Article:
I don’t know about you, but when I think about Freemasons or Masons, I think of mystical knights, elaborate conspiracies, and blockbuster Hollywood movies about secret codes concocted by America’s Founding Fathers to protect national treasures.

As it turns out, the real Masons are much more interesting.

A few weeks ago, I had the opportunity to attend a reception with State Superintendent of Public Instruction Tom Torlakson. This was a small town hall sponsored by the Masons of California. At this meeting, I learned that the Masons are big supporters of public education and have been for centuries. In California, the man who basically founded our public school system was a Mason. Who knew!

Right here in San Diego, the Masons funded the college expenses of 21 students who otherwise would not have had the opportunity for higher learning. One recent recipient of this Investment in Success scholarship program was an 18-year-old woman who attended high school full time while working 32 hours a week to single-handedly support her younger siblings.

On the other end of the school spectrum, the Masons of California have partnered with national nonprofit Raising A Reader to get books into the hands of kindergarteners who otherwise would have nothing to read at home. Central Elementary in City Heights is one beneficiary of this program, which will fund take-home books for eight kindergarten classes.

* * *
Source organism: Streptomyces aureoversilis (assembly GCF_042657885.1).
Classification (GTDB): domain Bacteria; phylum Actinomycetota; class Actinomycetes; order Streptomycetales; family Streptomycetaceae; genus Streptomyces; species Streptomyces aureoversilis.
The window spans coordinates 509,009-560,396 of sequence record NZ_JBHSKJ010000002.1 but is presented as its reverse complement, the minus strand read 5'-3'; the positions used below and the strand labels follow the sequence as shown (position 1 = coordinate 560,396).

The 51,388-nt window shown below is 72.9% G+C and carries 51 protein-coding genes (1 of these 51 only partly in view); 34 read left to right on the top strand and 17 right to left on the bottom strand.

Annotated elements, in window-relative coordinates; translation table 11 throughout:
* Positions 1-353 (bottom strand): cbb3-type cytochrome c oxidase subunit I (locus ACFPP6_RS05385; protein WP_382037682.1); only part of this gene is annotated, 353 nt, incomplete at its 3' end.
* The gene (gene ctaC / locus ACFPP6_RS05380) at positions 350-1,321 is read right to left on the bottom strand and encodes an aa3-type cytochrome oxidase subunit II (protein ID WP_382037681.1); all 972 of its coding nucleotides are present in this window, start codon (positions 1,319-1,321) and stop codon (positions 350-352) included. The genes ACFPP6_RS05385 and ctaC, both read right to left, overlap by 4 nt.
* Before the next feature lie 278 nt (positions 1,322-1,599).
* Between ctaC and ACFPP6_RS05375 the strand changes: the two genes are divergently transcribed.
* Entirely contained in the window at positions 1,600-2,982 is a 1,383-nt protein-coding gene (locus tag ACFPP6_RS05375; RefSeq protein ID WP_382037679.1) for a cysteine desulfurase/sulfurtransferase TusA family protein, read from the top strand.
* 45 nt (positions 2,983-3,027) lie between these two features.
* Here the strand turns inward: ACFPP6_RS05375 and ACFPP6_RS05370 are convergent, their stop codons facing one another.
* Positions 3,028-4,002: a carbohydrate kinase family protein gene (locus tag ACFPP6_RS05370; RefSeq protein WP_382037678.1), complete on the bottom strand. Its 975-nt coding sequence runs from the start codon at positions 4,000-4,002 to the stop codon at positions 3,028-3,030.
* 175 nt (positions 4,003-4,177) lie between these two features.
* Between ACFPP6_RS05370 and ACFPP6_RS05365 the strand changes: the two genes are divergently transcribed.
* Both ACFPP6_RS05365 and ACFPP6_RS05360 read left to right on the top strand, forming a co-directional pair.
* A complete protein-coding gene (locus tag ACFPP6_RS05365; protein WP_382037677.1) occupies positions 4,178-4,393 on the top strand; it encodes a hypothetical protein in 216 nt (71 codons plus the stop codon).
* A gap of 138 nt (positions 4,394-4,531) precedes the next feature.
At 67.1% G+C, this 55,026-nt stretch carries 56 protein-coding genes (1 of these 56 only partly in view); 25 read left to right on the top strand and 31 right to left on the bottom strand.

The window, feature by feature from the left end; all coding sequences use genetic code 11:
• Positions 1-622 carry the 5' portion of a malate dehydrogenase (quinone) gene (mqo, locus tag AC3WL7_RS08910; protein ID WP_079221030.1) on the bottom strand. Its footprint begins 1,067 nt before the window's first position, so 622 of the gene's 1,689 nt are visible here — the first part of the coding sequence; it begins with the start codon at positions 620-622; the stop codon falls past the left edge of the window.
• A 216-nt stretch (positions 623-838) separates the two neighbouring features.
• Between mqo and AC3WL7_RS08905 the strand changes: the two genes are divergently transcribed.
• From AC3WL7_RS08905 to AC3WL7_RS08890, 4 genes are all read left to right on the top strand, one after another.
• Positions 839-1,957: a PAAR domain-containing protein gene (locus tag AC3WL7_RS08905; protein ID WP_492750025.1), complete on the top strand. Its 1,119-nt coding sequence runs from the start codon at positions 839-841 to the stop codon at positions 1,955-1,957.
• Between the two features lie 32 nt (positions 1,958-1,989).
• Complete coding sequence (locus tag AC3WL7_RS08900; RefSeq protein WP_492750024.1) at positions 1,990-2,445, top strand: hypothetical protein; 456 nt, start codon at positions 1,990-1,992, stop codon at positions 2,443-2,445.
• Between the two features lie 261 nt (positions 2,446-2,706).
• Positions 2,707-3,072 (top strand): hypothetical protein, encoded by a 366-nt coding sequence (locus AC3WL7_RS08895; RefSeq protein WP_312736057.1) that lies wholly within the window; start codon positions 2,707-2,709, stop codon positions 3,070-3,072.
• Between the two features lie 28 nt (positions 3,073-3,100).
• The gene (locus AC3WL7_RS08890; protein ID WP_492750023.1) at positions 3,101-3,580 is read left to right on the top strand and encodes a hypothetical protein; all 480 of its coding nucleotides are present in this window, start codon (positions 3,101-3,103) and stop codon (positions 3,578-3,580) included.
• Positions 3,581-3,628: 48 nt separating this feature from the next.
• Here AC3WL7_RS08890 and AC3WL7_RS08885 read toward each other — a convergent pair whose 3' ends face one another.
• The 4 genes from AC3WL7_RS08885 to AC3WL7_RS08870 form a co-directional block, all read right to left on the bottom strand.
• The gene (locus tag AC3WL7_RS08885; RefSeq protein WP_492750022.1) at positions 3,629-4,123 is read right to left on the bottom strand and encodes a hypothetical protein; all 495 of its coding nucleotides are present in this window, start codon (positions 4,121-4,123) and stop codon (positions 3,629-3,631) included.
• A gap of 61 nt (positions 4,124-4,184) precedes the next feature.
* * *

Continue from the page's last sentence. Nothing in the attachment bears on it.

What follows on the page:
So, really, perhaps my initial views of the Masons were not so far off-base. Here are some modern knights in shining armor giving opportunities to kids that otherwise wouldn’t have them. Masons today conspire with community-based partners to bring more resources to schools. And they do it all to protect our nation’s true treasure — our children.

The best part? None of this is secret. The Masons are just too busy doing stuff to talk about the stuff they do.

Now, we just need a blockbuster movie about the real Masons. Hello Hollywood?

Bey-Ling Sha lives in San Carlos.

Want to contribute to discussion? Submit a suggestion to Fix San Diego.

Leave a comment

We expect all commenters to be constructive and civil. We reserve the right to delete comments without explanation. You are welcome to flag comments to us. You are welcome to submit an opinion piece for our editors to review.

Your email address will not be published. Required fields are marked *

This site uses Akismet to reduce spam. Learn how your comment data is processed.